Bayonetta 3: The Final Preview

After nearly eight long years of waiting, fans will finally get the highly anticipated release of Bayonetta 3 next month. With the franchise having brought some of the best gameplay in the action genre, as well as a notably overlooked story, my biggest question going into this latest installment was how developer PlatinumGames could going outdo itself this time around.

While I only got to play a mere 15 minutes of the opening section of its campaign, those questions were absolutely obliterated from my mind as I was continuously blown away by an incredible presentation of set pieces and new intuitive mechanics that bring Bayonetta’s historically fine-tuned gameplay to a level I never thought possible.

Bayonetta has had many different threats in the series so far, including angels and demons, but this time around the main antagonists are the homunculi, a species who can erase things from existence. The level that I played took place in Tokyo, beginning on a subway train that was quickly cranked up to 11 in the natural fashion you expect from a Platinum title. Before I knew it I was on top of a giant demon sliding down skyscrapers and warping into a spiral as if it came out of Interstellar or Doctor Strange – only to then jump into a water ski section where my demon rode motor boats on each of its feet to stay afloat. Equally ridiculous as it is charming, just as Bayonetta is known for. There is even a brawl on top of a rooftop that was reminiscent of something you’d see out of a monster action flick.

There is even a brawl on top of a rooftop that was reminiscent of something you’d see out of a monster action flick.


Combat has been finely remixed from its predecessors making it simply better in every way based on my initial impressions. In previous entries, Bayonetta was able to equip weapons on different appendages, but Platinum has replaced that with having general weapon sets, thus allowing you to switch between weapons on the fly. Outside of her iconic pistols, I was equipped with a giant demon club that also served as a caliber rifle, giving me the freedom to attack at short and long range. With how smooth Bayonetta 3 ran – from what I was told was a targeted 60 FPS during normal combat sections – it felt incredible to bash enemies about, even if the visuals take some hits for it at times.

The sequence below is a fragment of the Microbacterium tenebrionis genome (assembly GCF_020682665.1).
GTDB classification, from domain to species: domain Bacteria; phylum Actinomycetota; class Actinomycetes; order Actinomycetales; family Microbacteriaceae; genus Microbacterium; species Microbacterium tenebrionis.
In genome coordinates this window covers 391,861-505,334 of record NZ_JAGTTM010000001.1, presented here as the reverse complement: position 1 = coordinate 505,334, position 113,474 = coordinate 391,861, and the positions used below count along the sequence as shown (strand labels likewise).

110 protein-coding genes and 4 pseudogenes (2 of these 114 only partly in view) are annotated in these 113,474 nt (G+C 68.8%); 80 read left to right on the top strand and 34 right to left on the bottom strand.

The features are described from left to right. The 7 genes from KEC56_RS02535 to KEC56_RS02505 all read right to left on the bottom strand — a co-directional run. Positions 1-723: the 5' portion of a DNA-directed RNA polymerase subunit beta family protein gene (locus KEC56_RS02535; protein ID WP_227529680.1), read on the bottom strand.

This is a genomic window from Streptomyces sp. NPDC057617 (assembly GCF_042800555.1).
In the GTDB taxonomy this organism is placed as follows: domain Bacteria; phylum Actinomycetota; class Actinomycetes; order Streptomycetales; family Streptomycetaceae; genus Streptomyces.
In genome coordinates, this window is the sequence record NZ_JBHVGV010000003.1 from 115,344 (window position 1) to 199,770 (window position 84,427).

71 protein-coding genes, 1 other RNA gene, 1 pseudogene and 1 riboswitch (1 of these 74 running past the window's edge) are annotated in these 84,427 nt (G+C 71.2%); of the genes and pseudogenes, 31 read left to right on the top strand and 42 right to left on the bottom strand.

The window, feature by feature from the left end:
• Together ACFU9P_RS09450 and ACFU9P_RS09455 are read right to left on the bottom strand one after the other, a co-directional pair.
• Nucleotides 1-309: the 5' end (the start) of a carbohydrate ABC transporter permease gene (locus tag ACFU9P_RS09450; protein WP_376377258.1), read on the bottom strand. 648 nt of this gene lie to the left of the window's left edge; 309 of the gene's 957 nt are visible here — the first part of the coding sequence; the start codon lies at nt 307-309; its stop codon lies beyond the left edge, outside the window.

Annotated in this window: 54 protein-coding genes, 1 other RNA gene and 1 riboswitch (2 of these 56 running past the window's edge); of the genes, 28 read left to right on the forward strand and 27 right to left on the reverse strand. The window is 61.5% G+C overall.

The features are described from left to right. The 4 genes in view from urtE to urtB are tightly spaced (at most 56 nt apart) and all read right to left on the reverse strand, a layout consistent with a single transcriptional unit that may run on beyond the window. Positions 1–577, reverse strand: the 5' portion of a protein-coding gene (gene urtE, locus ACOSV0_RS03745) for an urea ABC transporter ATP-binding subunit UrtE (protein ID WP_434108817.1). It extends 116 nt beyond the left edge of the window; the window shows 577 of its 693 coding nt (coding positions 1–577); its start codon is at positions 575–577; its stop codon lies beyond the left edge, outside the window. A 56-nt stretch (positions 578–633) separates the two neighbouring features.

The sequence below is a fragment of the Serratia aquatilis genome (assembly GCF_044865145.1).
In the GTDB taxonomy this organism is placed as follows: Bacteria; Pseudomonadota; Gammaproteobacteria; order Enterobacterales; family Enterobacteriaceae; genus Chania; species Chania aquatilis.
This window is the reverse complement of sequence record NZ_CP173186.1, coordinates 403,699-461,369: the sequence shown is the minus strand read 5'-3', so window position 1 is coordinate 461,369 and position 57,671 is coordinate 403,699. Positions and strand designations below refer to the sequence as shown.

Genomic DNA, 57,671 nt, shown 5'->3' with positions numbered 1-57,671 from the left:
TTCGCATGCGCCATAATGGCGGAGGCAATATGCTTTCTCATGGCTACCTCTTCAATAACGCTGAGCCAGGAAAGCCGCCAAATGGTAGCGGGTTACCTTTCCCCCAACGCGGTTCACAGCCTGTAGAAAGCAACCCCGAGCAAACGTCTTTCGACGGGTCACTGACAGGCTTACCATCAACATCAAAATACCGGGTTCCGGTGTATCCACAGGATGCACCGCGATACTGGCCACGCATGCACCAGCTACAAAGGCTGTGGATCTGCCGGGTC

Instead of gaining moon pearls by executing combos, there is now a magic bar in its place that allows you to summon a demon to fight in your stead. This is reminiscent of the climax where Bayonetta unleashes her biggest and baddest creatures into the fray, but now it is also implemented seamlessly into battle. That isn’t the only use your demons will bring, however. In the past you could transform into a panther to gain speed and leap across wide gaps, but now you will transform into a smaller version of whatever creature you have equipped. With Madam Butterfly you will take form into the insect gliding across the ground and Gomorrah will turn you into a pouncing beast that can thrash your opponents or help make for a fast getaway when needed.

Based on its reputation, I went into playing Bayonetta 3 with high expectations and wonderfully, it immediately surpassed them. Core combat has gained quality of life improvements that make it feel better than ever before, and with the number of resources under Bayonetta’s arsenal, I felt more powerful than at any other point in the series. It is definitely too early to say that Bayonetta 3 is shaping up to be an action-game masterpiece, but if the small amount I’ve got to play reflects the overall experience then I believe it’s well on its way.

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